Good wishlist setup you got there, looks great!
I personally never liked internal card readers because if I need it on another computer and it doesn't have it, then I'm screwed.
Not only that, with XP (shouldn't be a issue now with Vista/Win7), on a clean HDD, you really have to pay attention which letter XP setup assigns when you
create a partition, sometimes the internal card reader will take "C" and give you some other drive letter for your HDD. When spotted early, you can delete the partition
and do it again until it assigns the letter "C" for your hard drive. I had to reinstall XP a few times because of this as I didn't notice it after the XP installation was complete.

You may want to opt for this card reader instead, it's got a mini slots that supports Sony M2 and microSD, this way you don't have to worry about getting them
adapters for those micro cards.

Rosewill 72 in 1 internal card reader $16.99 ($8 off with promo code: EMCNGHA56, limited offer)
http://www.newegg.co...N82E16820223109

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#23

Posted 30 March 2012 - 03:50 AM Edited by Slamman, 30 March 2012 - 03:55 AM.

They gave the original Xbox360 name Xeon as well? IIRC. Anyway, I know you mean a server CPU
I was referring to something you build for your wife, but you mention you'd work on it, and if you prefer Overclocking, fine by me, but I think there's no way around the detriment of actually pushing your hardware beyond spec, Cooling will help, but it won't entirely eliminate the threat to the component I believe

I checked the price on i5s for the 1156 socket still on sale, over $200 bucks! I suppose paying more for a Sandy, you pay less on the CPUs?!? haha

@Stinky, an internal card reader is ALWAYS a good thing, it's no matter if you're lacking... Plenty of USB mini-B cables connect to card readers, if not a direct USB design. I've not had a problem with assigned drive letters, but the solution is pull the USB to the mainboard, connect it once Windows is needing drivers and already formatted. The thing that bothers me about the USB to card reader is typically, you ready the USB device for removal and all the flash card slots are disconnected on the hub! The best test beforehand is putting all the various cards in upon detection, make sure you can see more then one, (not the case with some USB dongle variety...like Targus), and use them all while active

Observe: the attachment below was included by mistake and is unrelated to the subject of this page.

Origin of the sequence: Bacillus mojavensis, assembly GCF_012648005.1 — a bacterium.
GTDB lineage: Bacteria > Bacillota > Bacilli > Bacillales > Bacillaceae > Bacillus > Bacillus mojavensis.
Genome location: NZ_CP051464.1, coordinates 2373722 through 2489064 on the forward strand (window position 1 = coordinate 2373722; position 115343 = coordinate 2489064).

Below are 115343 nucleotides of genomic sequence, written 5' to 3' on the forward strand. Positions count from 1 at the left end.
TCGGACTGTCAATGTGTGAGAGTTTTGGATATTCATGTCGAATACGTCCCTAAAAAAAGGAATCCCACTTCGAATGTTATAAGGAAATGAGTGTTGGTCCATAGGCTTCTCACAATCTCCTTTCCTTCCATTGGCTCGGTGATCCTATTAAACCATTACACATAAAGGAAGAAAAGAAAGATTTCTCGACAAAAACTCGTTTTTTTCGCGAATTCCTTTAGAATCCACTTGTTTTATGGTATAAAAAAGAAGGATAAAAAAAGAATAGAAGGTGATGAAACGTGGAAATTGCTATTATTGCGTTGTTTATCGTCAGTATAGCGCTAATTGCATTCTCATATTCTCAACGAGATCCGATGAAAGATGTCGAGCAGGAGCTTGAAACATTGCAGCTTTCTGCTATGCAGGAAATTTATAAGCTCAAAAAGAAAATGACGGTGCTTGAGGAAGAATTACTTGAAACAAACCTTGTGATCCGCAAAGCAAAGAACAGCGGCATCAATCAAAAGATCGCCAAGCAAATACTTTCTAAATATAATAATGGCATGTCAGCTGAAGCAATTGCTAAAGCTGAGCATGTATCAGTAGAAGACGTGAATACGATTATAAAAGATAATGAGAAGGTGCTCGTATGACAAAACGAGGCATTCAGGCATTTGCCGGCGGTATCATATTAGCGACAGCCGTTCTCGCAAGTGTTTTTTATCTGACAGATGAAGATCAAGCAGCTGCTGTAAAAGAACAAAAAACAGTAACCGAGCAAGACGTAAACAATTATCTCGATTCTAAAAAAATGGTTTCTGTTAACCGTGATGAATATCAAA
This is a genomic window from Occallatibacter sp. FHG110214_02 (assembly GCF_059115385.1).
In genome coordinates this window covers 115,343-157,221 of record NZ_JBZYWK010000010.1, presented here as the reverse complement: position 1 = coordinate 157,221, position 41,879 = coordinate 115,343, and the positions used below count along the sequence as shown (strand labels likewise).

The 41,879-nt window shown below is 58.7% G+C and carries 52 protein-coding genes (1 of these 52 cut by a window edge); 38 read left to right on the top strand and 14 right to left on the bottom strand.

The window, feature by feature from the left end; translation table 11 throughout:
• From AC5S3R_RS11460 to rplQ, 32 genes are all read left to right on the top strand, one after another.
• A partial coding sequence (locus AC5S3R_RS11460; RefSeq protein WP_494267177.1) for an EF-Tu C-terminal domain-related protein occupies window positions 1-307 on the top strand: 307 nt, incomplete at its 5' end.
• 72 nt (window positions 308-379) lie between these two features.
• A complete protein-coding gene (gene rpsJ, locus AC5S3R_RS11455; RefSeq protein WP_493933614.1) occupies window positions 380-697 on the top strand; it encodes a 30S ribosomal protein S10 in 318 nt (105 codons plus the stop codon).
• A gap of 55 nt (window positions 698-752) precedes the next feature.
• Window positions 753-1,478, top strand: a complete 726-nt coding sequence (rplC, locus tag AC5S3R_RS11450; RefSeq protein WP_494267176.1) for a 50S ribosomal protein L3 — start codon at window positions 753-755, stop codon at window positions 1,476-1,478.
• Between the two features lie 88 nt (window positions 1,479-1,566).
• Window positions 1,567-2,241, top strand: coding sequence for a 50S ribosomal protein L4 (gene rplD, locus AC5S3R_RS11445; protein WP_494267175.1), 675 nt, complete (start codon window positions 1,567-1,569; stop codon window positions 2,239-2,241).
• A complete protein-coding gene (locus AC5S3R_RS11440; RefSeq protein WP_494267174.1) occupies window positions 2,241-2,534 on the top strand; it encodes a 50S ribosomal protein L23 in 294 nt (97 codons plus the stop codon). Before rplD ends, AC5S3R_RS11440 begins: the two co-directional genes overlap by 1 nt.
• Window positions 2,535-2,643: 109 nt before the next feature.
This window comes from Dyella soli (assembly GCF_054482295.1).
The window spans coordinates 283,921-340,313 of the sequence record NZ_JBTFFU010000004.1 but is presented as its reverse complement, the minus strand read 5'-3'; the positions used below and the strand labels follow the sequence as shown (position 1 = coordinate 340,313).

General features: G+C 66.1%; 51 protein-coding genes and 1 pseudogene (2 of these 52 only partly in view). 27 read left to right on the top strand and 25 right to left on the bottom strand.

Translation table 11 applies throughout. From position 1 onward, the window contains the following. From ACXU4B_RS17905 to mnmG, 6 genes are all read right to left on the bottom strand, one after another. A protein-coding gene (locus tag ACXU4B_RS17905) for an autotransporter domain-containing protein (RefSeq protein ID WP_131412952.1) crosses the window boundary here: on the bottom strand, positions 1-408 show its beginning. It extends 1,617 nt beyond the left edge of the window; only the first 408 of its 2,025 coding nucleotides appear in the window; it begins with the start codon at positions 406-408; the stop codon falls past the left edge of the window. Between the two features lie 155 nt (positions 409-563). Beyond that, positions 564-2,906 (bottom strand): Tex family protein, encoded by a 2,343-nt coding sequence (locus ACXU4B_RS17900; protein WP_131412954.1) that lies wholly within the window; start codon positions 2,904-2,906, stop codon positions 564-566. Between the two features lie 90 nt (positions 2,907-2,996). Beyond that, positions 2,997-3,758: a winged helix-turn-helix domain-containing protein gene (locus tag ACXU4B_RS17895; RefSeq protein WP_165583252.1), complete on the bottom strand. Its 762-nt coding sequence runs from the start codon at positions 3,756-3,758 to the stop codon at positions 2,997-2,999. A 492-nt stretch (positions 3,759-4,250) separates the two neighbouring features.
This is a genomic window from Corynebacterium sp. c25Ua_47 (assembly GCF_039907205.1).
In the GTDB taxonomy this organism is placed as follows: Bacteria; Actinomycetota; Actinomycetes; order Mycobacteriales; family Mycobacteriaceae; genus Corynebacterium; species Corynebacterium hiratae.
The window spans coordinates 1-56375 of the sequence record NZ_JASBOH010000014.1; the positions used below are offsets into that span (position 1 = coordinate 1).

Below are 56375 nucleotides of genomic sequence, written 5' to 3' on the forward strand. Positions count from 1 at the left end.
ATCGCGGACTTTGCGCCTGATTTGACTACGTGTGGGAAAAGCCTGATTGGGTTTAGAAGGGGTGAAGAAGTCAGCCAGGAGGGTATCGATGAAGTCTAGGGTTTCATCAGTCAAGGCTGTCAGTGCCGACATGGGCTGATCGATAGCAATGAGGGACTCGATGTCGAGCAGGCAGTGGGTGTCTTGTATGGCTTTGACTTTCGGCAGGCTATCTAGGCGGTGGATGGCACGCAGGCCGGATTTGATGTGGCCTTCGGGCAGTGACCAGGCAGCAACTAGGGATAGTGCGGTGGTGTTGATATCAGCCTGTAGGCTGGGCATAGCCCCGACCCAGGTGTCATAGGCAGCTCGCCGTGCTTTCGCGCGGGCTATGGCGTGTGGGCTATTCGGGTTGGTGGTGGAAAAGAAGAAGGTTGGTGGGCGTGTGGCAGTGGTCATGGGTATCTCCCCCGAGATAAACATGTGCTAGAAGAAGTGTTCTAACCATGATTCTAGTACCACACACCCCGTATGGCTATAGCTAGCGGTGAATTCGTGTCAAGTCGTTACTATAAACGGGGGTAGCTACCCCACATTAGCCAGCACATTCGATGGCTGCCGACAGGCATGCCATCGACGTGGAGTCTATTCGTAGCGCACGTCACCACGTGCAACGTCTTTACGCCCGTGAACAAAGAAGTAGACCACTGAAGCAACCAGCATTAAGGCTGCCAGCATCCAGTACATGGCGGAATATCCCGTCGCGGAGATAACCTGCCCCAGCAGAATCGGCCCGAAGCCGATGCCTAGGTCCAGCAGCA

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#24

Posted 30 March 2012 - 05:40 AM

@les
I might switch the SSD out for one with a better Write speed. And larger but if you really do plan to stick to using it solely for the OS then you should be ok. However if you plan to put your Adobe CS "X" on there you might want to go bigger. I'm using a 120GB and it has 81GB used. Granted about 15GB of that is BF3 with another 12GB for Steam (BFBC2 and POPWW) but Adobe CS5 (Master Suite) is taking up 6.5GB, ver all my Program Files (x86) folder is nearly 40GB on it's own with Windows being another 20GB. Just giving you a heads up.


@Slamman
OCing these days is easy. If the mobo not only supports it but also boast about it then it's likely it'll have software you can run from Windows that will give you a nice easy performance boost. If the person wants to go further, they can usually in the BIOS but in some cases also from mobo software.